Category: Employment Law Guide

Update on Top Six Employment Law Cases for 2017

In February we wrote about six cases due to be heard in the higher courts which significantly impact on the development of employment law. Five have now come to light with mixed news for employers. The rulings are in italics. 1. Employment Status Last autumn, a London Employment Tribunal held that Uber was a taxi… Read more »

Six Employment Law Cases to Watch in 2017

1. Employment Status Last autumn, a London Employment Tribunal held that Uber was a taxi company, not a technology platform as it claimed, and found that its drivers had legal rights including the right to paid holiday and the minimum wage. Uber announced that they were to appeal to the Employment Appeal Tribunal and that… Read more »

Quick Employment Law Quiz

1. True or False: Employees have no rights without a written contract. FALSE: Once a person has been verbally offered a job and then starts working, a contract is said to exist, regardless of whether anything has been confirmed in writing or not. Therefore, an employee has certain legal rights including notice, unfair dismissal after… Read more »

Brexit Implications

Steps that Employers can take now On 23 June 2016 the UK voted in favour of Brexit, i.e. withdrawal from the EU. Theresa May has replaced David Cameron as Prime Minister, and has appointed David Davis as “Brexit Secretary of State”. Is it business as usual? For the most part it is, but there are… Read more »

Spring Budget and Other Changes

Termination Payments Chancellor George Osborne has announced that from April 2018 termination payments over £30,000 will be subject to employer’s national insurance contributions, as well as Income Tax which is already payable. Under £30,000 will still be free of tax. He said in his speech that “the rules are complex and the exemptions incentivise employers… Read more »

Seven Levers for Workplace Productivity

The Governor of the Bank of England has initiated a timely debate about the alleged failure of the British economy to become more productive with the indictment: “It has been worse than we had expected and worse than we had expected for the last several years. We have been successively disappointed.” The UK’s productivity (gross… Read more »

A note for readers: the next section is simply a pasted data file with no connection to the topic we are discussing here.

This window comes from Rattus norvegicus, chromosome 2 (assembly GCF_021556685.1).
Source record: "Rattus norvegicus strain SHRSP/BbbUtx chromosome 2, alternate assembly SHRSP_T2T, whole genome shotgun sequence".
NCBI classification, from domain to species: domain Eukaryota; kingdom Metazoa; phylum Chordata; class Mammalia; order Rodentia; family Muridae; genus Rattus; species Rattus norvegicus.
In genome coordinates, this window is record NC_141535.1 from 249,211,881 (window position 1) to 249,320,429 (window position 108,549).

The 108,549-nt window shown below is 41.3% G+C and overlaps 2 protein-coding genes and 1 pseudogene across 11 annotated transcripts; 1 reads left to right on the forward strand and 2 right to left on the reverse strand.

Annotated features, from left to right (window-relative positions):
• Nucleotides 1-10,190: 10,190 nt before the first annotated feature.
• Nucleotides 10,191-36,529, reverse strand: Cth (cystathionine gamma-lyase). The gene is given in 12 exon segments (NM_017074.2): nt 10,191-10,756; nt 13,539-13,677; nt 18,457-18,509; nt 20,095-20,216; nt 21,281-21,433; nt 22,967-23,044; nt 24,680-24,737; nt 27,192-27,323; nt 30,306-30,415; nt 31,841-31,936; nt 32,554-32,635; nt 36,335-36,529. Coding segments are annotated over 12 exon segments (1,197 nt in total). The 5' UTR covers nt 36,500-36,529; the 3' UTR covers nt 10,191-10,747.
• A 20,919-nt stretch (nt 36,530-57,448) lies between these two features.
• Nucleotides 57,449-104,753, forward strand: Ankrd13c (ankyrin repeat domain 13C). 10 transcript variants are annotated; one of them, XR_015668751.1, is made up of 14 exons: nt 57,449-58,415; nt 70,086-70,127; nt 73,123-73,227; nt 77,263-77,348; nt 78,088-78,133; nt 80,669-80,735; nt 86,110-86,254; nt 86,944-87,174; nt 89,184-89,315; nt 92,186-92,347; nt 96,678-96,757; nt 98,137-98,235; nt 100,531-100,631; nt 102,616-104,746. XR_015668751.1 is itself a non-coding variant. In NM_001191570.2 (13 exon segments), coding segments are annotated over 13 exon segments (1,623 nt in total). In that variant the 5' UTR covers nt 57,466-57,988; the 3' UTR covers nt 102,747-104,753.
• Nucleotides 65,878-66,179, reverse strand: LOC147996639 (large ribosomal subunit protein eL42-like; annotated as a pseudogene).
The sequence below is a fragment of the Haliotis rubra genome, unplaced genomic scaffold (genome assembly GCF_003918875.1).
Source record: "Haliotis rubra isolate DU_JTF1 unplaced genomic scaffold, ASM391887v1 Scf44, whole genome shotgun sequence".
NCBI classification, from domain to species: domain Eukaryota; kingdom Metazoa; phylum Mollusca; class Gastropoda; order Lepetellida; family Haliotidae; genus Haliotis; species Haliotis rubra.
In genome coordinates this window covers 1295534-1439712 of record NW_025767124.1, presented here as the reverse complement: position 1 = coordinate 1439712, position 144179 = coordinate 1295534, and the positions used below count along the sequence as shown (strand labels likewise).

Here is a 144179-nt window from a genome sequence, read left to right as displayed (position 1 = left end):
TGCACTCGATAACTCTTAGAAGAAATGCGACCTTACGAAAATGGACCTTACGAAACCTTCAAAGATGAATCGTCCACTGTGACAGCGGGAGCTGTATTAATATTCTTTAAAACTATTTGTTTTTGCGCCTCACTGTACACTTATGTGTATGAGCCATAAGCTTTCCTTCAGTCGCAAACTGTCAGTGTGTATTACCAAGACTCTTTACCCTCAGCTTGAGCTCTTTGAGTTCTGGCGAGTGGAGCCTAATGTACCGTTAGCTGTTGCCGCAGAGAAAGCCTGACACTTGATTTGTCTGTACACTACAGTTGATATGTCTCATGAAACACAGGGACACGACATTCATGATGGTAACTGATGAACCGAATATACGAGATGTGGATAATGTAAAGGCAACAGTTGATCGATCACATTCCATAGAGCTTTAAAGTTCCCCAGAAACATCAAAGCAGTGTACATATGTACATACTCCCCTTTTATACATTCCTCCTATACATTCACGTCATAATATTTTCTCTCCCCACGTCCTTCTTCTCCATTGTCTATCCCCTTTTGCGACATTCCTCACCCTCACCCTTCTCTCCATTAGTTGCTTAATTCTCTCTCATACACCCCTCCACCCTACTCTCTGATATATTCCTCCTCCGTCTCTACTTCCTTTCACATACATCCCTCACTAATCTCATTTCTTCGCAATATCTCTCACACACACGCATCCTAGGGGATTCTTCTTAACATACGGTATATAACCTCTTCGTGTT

Gross Negligence

To adopt a well-worn but accurate phrase, Cameron Minshull’s horrific accident was ‘an accident waiting to happen’. The 16 year old apprentice, who earned £3 an hour, was employed by Zaffar Hussain at Huntley Mount Engineering Ltd. He had only worked at the firm for a month before he died from a serious head injury… Read more »

Top Ten Tips on Preparing your Organisation for Growth

Not many organisations have been immune from redundancies in the past few years and most are staffed by the people who survived the experience, as few employers have been recruiting. The recession has impacted on trust, as well as damaged motivation levels and eroded engagement. Below are some pointers on how to re-build relationships at work,… Read more »

Obesity and Discrimination

A case has been brought in the European Court of Justice (ECJ) to determine whether obesity can be a disability under EU discrimination law. The claimant, who is obese (25 stone), was a child-minder for a local authority in Denmark. He was dismissed because his obesity meant he was unable to perform his duties, including… Read more »

The ‘Tweeting Commandments’

The Ten Commandments are a set of biblical commandments relating to worship and ethics, which play a fundamental role in Christianity and Judaism and which are also upheld by other religions as a Universal Code of conduct. These life rules were thought to have been received by Moses around the 13th century BC, so they’ve… Read more »